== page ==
So there you have it. That's 10 critical mistakes where it was all Purdue's fault. The Chips played well in that they did not make mistakes. Yes, it was concerning that Thomas Rawls ran for 155 yards, scored two TDs, and had another 50 yards through the air, but much of that came after the game we well in Central's favor. It was not as much of a factor as the 10 Purdue mistakes listed above.

For the second straight season Purdue was dominated at home by a MAC team. With all due respect to Central Michigan, at least Northern Illinois last year was one of the best MAC teams ever. CMU was 6-6 last year and struggled to get there. They were played harder by Chattanooga last week, a middling SoCon team that is about as far from the Big Ten as you can get. Purdue had a chance to build on the momentum, something that Darrell Hazell talked about since he was hired, and it failed miserably in doing so.

Which brings us to coach Hazell. Look, I like the guy. I mean, I really like the guy and what he is trying to implement. He is saying all the right things and is not at least trying to roll a line of bullshit like the previous staff. Unfortunately, we're 14 games in and what do we have to show for it? We're about the ugliest 2-12 you can be in that time. We have beaten an awful FCS team, a bad MAC team, and we have looked good for what, three quarters against Notre Dame? That's what we're hanging the entire program on right now.

I recognize that we're playing a ridiculous amount of freshmen and sophomores, but when those freshmen and sophomores are not just losing to MAC teams, but getting blown out, it is disconcerting at best. Hazell seems like a guy that would be great if we had the luxury of giving him 6-7 years to slowly build a program. That's not allowed in modern college football, however. You get one year to suck, one year to at least show improvement, and if you look s bad as Purdue has so far in both of those, your days are numbered. At this point, can we expect a huge turn around in year three when Danny Etling has regressed and we get a much tougher non-conference schedule of at Marshall and home against Virginia Tech next season?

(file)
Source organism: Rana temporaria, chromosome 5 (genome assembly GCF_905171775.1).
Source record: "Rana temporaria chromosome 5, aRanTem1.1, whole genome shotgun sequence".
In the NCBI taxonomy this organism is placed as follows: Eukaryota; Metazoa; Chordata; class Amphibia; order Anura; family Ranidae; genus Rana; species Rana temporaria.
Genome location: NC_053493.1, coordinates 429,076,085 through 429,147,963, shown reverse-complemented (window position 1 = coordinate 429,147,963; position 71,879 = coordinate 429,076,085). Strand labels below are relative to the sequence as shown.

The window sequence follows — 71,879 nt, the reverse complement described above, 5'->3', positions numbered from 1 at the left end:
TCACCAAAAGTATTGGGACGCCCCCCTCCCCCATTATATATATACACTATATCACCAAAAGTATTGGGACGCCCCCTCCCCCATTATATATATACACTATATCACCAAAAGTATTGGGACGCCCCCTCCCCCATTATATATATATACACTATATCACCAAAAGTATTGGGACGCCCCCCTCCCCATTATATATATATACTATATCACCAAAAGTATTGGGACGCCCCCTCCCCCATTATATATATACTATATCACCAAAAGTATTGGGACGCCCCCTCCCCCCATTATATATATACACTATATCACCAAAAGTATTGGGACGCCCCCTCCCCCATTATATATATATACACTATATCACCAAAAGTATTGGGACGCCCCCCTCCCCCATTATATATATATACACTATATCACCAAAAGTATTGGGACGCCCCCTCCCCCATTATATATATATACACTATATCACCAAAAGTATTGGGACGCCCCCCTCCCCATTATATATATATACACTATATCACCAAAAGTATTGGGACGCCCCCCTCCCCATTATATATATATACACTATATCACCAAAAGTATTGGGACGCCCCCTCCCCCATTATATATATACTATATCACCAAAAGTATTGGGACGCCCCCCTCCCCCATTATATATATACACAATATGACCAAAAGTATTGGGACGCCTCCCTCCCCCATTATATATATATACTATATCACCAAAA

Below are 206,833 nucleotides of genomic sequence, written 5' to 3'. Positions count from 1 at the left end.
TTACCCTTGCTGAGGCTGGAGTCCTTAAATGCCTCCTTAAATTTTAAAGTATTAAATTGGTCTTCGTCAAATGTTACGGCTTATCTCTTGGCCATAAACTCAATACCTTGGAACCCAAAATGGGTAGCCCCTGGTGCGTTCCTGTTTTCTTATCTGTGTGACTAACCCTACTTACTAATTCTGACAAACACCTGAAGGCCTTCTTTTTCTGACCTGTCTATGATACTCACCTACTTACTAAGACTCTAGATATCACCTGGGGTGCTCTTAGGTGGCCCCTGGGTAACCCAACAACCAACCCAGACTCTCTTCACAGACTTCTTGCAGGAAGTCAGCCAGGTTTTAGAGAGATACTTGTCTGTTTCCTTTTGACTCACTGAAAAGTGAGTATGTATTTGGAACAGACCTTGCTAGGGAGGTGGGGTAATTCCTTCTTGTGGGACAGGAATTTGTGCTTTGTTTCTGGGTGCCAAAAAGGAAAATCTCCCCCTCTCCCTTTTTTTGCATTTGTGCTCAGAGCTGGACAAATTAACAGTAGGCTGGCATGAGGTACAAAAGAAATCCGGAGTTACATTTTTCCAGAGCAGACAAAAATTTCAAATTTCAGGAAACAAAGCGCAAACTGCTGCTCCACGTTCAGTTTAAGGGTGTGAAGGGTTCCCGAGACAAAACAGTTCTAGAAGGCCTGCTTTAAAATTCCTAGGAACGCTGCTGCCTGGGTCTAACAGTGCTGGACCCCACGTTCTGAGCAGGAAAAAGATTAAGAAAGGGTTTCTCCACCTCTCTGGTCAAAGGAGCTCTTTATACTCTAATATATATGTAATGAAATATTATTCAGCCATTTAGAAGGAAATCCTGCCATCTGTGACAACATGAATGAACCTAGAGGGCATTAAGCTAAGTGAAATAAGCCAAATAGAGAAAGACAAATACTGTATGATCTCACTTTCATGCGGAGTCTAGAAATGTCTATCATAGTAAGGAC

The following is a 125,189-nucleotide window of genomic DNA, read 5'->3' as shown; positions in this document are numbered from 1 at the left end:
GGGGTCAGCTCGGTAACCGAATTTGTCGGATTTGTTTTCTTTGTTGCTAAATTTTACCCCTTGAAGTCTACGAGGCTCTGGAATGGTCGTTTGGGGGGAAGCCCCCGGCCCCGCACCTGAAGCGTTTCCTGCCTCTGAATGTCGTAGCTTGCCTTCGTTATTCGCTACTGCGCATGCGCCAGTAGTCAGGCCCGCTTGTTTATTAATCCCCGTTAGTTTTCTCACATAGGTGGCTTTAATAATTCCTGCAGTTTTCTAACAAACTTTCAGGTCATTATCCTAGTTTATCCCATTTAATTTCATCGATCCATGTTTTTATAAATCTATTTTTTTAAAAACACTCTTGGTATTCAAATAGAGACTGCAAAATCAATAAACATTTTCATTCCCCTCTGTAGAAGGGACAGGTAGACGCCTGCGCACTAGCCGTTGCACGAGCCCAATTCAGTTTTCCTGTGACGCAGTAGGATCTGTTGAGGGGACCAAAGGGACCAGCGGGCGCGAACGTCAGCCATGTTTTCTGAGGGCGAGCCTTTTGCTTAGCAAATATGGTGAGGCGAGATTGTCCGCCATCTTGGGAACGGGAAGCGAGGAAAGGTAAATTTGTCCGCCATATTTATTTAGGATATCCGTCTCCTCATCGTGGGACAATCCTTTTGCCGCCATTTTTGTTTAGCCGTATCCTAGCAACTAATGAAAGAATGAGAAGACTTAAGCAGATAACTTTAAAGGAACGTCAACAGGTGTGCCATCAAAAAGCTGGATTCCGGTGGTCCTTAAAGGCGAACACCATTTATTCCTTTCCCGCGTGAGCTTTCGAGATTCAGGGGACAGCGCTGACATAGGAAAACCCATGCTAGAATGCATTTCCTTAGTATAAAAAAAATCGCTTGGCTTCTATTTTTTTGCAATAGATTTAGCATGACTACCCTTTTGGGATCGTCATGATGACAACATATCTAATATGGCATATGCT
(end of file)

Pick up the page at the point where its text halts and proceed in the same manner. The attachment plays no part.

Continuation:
I really hope this is a big step back to have Hazell light a fire underneath this team before the game in Indy next week against Notre Dame. Maybe I am wrong and Purdue finally clicks next week to stun the Irish. I am a realist though. We just got pantsed at home by a team that 10 out of the other 13 teams in the Big Ten would handle with ease. As you can see above, it is not like Central Michigan did anything extraordinary to beat us, either. They sat back, waited for us to screw up, and took full advantage. That makes the rest of the season, against far better teams, look pretty dismal.

I don't want to be totally negative, however. In the area of small bright spots:

Ja'Whaun Bentley - The kid is going to be a stud for us. He plays like a linebacker should. Can we clone him? He actually tries to hit people instead of standing there and dancing with them like I saw from Sean Robinson, Williams, and others today.

Austin Appleby - Well, people got to see him, but he is not the savior. We have far bigger issues than a simple QB change can solve.

Dolapo Macarthy - Play him more. That is all.